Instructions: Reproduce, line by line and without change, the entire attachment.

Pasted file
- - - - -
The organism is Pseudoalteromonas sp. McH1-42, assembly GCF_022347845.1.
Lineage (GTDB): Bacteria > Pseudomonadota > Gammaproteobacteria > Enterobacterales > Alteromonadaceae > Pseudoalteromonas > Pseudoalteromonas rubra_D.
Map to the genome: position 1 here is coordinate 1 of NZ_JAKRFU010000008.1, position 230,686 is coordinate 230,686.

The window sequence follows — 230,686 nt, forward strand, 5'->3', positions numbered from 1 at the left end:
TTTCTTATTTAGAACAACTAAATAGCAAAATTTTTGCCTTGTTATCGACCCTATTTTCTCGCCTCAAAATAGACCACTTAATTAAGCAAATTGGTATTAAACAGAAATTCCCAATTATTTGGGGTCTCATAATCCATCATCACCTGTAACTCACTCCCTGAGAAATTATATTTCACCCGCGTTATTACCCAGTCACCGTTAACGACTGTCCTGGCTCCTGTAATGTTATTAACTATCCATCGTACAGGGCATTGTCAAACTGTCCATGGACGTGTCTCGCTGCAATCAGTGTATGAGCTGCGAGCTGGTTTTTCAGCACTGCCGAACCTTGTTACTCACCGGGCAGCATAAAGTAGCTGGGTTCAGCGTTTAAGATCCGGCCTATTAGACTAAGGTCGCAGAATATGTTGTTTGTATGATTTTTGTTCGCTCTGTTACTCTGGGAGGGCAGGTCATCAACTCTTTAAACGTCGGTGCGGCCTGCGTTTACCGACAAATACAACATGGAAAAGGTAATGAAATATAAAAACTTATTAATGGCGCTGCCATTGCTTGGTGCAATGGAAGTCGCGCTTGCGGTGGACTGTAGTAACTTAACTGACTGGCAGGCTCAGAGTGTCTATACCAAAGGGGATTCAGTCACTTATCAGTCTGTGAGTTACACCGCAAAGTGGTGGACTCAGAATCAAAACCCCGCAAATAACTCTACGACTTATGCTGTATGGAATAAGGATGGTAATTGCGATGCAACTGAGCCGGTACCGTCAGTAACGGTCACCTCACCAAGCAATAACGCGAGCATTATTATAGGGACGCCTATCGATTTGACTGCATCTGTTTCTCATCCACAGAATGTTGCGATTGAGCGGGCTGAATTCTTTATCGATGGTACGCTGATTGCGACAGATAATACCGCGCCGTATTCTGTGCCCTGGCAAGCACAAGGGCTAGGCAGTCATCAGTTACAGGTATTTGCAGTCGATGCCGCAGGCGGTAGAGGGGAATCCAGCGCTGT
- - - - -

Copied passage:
The organism is Pseudoalteromonas sp. McH1-42, assembly GCF_022347845.1.
Lineage (GTDB): Bacteria > Pseudomonadota > Gammaproteobacteria > Enterobacterales > Alteromonadaceae > Pseudoalteromonas > Pseudoalteromonas rubra_D.
Map to the genome: position 1 here is coordinate 1 of NZ_JAKRFU010000008.1, position 230,686 is coordinate 230,686.

The window sequence follows — 230,686 nt, forward strand, 5'->3', positions numbered from 1 at the left end:
TTTCTTATTTAGAACAACTAAATAGCAAAATTTTTGCCTTGTTATCGACCCTATTTTCTCGCCTCAAAATAGACCACTTAATTAAGCAAATTGGTATTAAACAGAAATTCCCAATTATTTGGGGTCTCATAATCCATCATCACCTGTAACTCACTCCCTGAGAAATTATATTTCACCCGCGTTATTACCCAGTCACCGTTAACGACTGTCCTGGCTCCTGTAATGTTATTAACTATCCATCGTACAGGGCATTGTCAAACTGTCCATGGACGTGTCTCGCTGCAATCAGTGTATGAGCTGCGAGCTGGTTTTTCAGCACTGCCGAACCTTGTTACTCACCGGGCAGCATAAAGTAGCTGGGTTCAGCGTTTAAGATCCGGCCTATTAGACTAAGGTCGCAGAATATGTTGTTTGTATGATTTTTGTTCGCTCTGTTACTCTGGGAGGGCAGGTCATCAACTCTTTAAACGTCGGTGCGGCCTGCGTTTACCGACAAATACAACATGGAAAAGGTAATGAAATATAAAAACTTATTAATGGCGCTGCCATTGCTTGGTGCAATGGAAGTCGCGCTTGCGGTGGACTGTAGTAACTTAACTGACTGGCAGGCTCAGAGTGTCTATACCAAAGGGGATTCAGTCACTTATCAGTCTGTGAGTTACACCGCAAAGTGGTGGACTCAGAATCAAAACCCCGCAAATAACTCTACGACTTATGCTGTATGGAATAAGGATGGTAATTGCGATGCAACTGAGCCGGTACCGTCAGTAACGGTCACCTCACCAAGCAATAACGCGAGCATTATTATAGGGACGCCTATCGATTTGACTGCATCTGTTTCTCATCCACAGAATGTTGCGATTGAGCGGGCTGAATTCTTTATCGATGGTACGCTGATTGCGACAGATAATACCGCGCCGTATTCTGTGCCCTGGCAAGCACAAGGGCTAGGCAGTCATCAGTTACAGGTATTTGCAGTCGATGCCGCAGGCGGTAGAGGGGAATCCAGCGCTGT